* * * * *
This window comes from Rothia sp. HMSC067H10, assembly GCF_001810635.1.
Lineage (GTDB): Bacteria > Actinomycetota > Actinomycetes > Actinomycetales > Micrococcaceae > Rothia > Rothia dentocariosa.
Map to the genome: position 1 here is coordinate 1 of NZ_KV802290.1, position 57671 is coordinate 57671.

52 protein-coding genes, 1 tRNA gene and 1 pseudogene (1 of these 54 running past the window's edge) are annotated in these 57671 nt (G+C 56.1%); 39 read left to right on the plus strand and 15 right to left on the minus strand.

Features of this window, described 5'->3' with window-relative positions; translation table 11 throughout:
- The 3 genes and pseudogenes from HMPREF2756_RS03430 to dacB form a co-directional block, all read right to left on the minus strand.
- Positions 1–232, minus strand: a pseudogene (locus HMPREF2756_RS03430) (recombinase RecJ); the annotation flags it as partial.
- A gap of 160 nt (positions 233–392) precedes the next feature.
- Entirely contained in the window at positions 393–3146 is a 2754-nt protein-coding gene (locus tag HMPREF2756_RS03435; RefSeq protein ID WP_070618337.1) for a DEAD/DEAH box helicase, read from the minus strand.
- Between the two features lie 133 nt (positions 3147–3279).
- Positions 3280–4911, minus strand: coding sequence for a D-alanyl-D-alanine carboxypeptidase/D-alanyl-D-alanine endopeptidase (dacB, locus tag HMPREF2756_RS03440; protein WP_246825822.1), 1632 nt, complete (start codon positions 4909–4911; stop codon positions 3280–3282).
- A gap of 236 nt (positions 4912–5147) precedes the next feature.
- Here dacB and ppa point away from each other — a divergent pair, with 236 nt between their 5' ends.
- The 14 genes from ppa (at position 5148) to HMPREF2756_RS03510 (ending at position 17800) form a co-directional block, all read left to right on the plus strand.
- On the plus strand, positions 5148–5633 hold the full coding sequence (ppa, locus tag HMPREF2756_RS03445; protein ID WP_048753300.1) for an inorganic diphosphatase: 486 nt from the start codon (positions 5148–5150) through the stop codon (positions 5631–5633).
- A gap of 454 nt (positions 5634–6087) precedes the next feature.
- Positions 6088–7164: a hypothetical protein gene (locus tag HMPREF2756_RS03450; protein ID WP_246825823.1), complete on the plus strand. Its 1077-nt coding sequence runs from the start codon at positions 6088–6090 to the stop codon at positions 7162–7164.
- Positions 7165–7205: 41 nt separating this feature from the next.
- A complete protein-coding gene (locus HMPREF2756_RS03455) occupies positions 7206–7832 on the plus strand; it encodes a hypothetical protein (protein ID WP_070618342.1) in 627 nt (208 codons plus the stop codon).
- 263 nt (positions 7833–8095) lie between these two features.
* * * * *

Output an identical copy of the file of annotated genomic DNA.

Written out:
This window comes from Rothia sp. HMSC067H10, assembly GCF_001810635.1.
Lineage (GTDB): Bacteria > Actinomycetota > Actinomycetes > Actinomycetales > Micrococcaceae > Rothia > Rothia dentocariosa.
Map to the genome: position 1 here is coordinate 1 of NZ_KV802290.1, position 57671 is coordinate 57671.

52 protein-coding genes, 1 tRNA gene and 1 pseudogene (1 of these 54 running past the window's edge) are annotated in these 57671 nt (G+C 56.1%); 39 read left to right on the plus strand and 15 right to left on the minus strand.

Features of this window, described 5'->3' with window-relative positions; translation table 11 throughout:
- The 3 genes and pseudogenes from HMPREF2756_RS03430 to dacB form a co-directional block, all read right to left on the minus strand.
- Positions 1–232, minus strand: a pseudogene (locus HMPREF2756_RS03430) (recombinase RecJ); the annotation flags it as partial.
- A gap of 160 nt (positions 233–392) precedes the next feature.
- Entirely contained in the window at positions 393–3146 is a 2754-nt protein-coding gene (locus tag HMPREF2756_RS03435; RefSeq protein ID WP_070618337.1) for a DEAD/DEAH box helicase, read from the minus strand.
- Between the two features lie 133 nt (positions 3147–3279).
- Positions 3280–4911, minus strand: coding sequence for a D-alanyl-D-alanine carboxypeptidase/D-alanyl-D-alanine endopeptidase (dacB, locus tag HMPREF2756_RS03440; protein WP_246825822.1), 1632 nt, complete (start codon positions 4909–4911; stop codon positions 3280–3282).
- A gap of 236 nt (positions 4912–5147) precedes the next feature.
- Here dacB and ppa point away from each other — a divergent pair, with 236 nt between their 5' ends.
- The 14 genes from ppa (at position 5148) to HMPREF2756_RS03510 (ending at position 17800) form a co-directional block, all read left to right on the plus strand.
- On the plus strand, positions 5148–5633 hold the full coding sequence (ppa, locus tag HMPREF2756_RS03445; protein ID WP_048753300.1) for an inorganic diphosphatase: 486 nt from the start codon (positions 5148–5150) through the stop codon (positions 5631–5633).
- A gap of 454 nt (positions 5634–6087) precedes the next feature.
- Positions 6088–7164: a hypothetical protein gene (locus tag HMPREF2756_RS03450; protein ID WP_246825823.1), complete on the plus strand. Its 1077-nt coding sequence runs from the start codon at positions 6088–6090 to the stop codon at positions 7162–7164.
- Positions 7165–7205: 41 nt separating this feature from the next.
- A complete protein-coding gene (locus HMPREF2756_RS03455) occupies positions 7206–7832 on the plus strand; it encodes a hypothetical protein (protein ID WP_070618342.1) in 627 nt (208 codons plus the stop codon).
- 263 nt (positions 7833–8095) lie between these two features.